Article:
Prince William greeted US President Joe Biden at the waterfront in Boston on Friday, part of a three-day visit by British royals trying to focus attention on tackling environmental issues.
William and his wife, Kate, attempted to keep the spotlight on climate and other causes they champion on their first overseas trip since taking on the titles of Prince and Princess of Wales after the death of Queen Elizabeth in September.
In the middle of their US visit, however, Netflix Inc released a trailer for an upcoming documentary series about William’s younger brother, Harry, and his American wife, Meghan, reviving talk about rifts in the royal family. Buckingham Palace also was dealing with a new racism controversy, Reuters reported.
On Friday afternoon, William smiled as he met Biden outdoors in cold weather along Boston’s waterfront. The two men took a brief stroll before a private meeting at the John F. Kennedy Presidential Library and Museum.
The pair were expected to discuss “shared climate goals” and “prioritization of mental health issues,” White House spokeswoman Karine Jean-Pierre told reporters before the meeting.
Later on Friday, William and Kate were due to honor winners of the Earthshot Prize, an award William established to recognize people working to fight the effects of climate change. Grammy-winning singer Billie Eilish and others were scheduled to perform at the star-studded ceremony.
“We want to demonstrate what we can all do to help put the world on a path towards a stable climate, where communities, nature and oceans thrive in harmony,” William said in an opinion piece published in The Huffington Post on Friday.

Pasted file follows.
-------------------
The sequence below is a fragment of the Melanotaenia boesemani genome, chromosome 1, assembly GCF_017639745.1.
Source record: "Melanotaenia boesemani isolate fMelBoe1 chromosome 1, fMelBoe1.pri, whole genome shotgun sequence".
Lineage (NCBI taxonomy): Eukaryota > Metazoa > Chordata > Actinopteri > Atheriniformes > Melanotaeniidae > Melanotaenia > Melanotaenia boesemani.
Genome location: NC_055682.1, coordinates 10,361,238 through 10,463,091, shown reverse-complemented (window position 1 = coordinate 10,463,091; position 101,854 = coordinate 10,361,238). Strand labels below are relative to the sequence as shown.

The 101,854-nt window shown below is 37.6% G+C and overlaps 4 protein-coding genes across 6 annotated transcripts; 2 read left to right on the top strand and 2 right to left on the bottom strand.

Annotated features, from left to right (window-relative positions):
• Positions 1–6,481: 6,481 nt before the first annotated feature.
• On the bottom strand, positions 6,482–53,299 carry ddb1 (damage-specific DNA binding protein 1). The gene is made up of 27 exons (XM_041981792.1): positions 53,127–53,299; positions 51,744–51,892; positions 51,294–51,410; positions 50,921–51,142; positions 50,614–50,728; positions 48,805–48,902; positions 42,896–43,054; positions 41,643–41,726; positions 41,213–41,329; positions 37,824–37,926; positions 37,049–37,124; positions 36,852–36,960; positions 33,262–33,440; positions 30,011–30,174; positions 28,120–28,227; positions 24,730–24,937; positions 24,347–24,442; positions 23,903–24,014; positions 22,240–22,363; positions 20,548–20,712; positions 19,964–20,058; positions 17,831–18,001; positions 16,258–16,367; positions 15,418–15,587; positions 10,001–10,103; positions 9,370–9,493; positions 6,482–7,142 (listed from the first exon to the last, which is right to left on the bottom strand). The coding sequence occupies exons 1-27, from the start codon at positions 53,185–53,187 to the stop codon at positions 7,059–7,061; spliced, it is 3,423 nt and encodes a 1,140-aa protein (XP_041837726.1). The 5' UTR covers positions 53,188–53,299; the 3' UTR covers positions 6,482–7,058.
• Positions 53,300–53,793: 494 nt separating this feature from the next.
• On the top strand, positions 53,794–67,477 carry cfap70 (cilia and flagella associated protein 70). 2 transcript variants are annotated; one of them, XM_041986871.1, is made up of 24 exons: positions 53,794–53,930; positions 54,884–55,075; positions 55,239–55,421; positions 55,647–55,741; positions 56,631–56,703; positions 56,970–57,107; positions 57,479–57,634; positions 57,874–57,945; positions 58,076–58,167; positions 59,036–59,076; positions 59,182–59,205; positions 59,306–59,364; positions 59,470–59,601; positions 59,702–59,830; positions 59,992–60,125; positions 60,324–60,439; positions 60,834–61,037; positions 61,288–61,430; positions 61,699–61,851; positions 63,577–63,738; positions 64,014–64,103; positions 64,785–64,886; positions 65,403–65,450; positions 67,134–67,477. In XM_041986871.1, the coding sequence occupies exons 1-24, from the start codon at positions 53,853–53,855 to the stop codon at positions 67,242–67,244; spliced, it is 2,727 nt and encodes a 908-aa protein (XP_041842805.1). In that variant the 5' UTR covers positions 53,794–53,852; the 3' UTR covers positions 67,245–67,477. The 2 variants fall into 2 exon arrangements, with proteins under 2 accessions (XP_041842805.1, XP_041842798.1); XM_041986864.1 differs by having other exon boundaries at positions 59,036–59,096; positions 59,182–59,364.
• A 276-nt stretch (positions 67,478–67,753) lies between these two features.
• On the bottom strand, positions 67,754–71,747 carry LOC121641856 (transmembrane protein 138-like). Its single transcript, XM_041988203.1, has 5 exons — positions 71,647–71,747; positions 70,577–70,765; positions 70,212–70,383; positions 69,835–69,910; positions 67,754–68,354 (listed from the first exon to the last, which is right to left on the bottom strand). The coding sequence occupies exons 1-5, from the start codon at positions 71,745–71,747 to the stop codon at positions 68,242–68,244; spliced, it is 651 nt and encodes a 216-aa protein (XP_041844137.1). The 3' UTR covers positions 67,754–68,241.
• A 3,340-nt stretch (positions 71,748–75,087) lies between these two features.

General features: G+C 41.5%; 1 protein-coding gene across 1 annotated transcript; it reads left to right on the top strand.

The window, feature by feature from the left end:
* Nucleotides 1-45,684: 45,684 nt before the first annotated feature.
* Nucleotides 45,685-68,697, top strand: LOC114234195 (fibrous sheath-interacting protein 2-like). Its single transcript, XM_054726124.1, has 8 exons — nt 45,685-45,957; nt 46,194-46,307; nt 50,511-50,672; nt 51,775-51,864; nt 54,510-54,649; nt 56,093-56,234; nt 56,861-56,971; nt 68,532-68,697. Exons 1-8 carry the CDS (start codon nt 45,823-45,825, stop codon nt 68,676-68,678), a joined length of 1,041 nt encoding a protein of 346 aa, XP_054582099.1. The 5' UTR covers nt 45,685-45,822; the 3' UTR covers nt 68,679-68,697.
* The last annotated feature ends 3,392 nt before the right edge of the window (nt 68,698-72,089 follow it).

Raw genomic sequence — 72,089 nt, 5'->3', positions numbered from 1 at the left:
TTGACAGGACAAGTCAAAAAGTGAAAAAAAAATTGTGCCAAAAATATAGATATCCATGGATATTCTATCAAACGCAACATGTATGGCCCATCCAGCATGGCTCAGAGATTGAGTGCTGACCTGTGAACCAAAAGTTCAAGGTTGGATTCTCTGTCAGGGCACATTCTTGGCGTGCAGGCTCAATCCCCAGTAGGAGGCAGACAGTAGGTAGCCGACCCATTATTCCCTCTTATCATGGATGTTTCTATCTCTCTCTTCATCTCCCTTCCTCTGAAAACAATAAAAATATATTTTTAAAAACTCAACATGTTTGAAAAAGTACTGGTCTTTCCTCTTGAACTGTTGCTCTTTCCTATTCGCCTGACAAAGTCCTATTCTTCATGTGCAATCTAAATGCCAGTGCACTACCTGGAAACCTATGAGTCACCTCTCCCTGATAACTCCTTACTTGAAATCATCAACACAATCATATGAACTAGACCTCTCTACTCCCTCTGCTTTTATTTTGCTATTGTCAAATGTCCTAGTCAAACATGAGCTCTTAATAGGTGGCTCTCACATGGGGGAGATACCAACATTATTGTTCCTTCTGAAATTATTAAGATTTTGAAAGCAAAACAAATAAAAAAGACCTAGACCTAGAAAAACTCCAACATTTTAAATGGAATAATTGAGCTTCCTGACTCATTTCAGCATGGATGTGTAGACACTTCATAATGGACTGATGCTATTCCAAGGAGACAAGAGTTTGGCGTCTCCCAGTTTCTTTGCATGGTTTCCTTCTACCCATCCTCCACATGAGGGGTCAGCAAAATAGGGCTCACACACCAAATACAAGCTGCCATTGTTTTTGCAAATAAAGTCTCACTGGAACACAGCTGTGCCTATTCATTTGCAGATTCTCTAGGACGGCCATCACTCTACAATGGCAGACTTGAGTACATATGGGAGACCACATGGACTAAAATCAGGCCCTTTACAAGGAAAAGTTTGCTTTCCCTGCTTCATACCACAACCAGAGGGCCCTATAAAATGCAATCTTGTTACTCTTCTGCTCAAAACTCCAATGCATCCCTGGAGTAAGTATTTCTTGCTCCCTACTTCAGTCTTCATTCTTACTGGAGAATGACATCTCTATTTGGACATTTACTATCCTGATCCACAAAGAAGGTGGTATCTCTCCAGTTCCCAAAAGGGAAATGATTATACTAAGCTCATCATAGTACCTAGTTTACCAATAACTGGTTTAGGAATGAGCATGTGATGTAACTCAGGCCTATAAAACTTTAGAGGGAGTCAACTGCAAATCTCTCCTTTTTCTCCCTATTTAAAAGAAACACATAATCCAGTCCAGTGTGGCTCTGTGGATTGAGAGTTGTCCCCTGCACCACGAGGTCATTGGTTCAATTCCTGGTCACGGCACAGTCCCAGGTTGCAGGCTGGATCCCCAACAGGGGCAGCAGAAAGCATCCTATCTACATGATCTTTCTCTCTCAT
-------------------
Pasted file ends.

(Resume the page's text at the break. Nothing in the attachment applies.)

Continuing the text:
Kate and William last visited the United States in 2014, when they were guests of then-President Barack Obama at the White House.
Russia voices support for Afghanistan’s participation at COP29
A Russian official has said that Afghanistan’s representatives should have presence in international climate change meetings including this year’s COP29 U.N. climate summit that will be held in Azerbaijan’s Baku.
Ruslan Edelgeriyev, Special Presidential Envoy for Climate Change of the Russian Federation, said this as he met with Acting Foreign Minister Amir Khan Muttaqi in Kabul on Saturday.
The meeting focused on bilateral relations between IEA and the Russian Federation, economic cooperation, cooperation in the area of climate change and ways to upgrade diplomatic relations between the two countries, the Foreign Ministry said in a statement.
Stressing on enhanced bilateral relations, Muttaqi said that further progress can be made in several areas by upgrading diplomatic relations, adding that despite Afghanistan not being a greenhouse gas emitter, it remains vulnerable to hazardous effects of climate change.
Urging Russia to cooperate in providing training to the staff of the relevant bodies in environment protection and forestation, Muttaqi requested Russian support in ensuring the participation of Afghan representatives in international forums on environmental protection.
Exchanging views on upgrading bilateral diplomatic relations, Edelgeriyev pledged to duly reflect developments in Afghanistan to the Russian president, according to the statement.